Antiserum to Lymphocytes and Procarbazine Compared as Immunosuppressants in Mice

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Science  30 May 1969:
Vol. 164, Issue 3883, pp. 1082-1083
DOI: 10.1126/science.164.3883.1082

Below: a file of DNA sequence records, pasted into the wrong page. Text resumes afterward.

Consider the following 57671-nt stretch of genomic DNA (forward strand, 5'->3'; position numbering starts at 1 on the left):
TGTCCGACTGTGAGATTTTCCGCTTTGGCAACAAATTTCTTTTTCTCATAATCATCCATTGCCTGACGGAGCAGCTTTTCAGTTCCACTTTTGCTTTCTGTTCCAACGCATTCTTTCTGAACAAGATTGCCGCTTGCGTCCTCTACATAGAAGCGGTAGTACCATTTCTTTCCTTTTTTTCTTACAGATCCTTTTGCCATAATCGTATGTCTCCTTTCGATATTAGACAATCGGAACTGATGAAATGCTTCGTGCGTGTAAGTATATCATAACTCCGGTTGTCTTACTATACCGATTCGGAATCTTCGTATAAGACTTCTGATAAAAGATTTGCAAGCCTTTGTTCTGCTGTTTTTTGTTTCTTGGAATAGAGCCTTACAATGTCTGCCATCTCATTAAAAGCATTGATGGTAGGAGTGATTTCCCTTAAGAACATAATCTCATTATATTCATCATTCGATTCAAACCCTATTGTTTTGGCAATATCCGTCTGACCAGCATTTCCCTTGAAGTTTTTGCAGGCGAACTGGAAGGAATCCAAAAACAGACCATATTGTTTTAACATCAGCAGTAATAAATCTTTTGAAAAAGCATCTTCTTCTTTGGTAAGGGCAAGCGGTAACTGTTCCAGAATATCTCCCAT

As an immunosuppressant procarbazine was as potent as an antiserum to lymphocytes in mice. Both agents significantly prolonged survivals of skin allografts by 4 to 6 weeks. At the maximum tolerated dosage, procarbazine suppressed both circulating hemagglutinins to sheep erythrocytes and plaque-forming cells in the spleen. The antiserum to lymphocytes reduced the numbers of circulating hemagglutinins and plaque-forming cells by 94 percent. Procarbazine was administered to mice for 3 weeks before their exposure to antigen. Exposure for only 9 days, commencing 48 hours before injection of sheep erythrocytes, was less effective in suppressing the titers of hemagglutinins.

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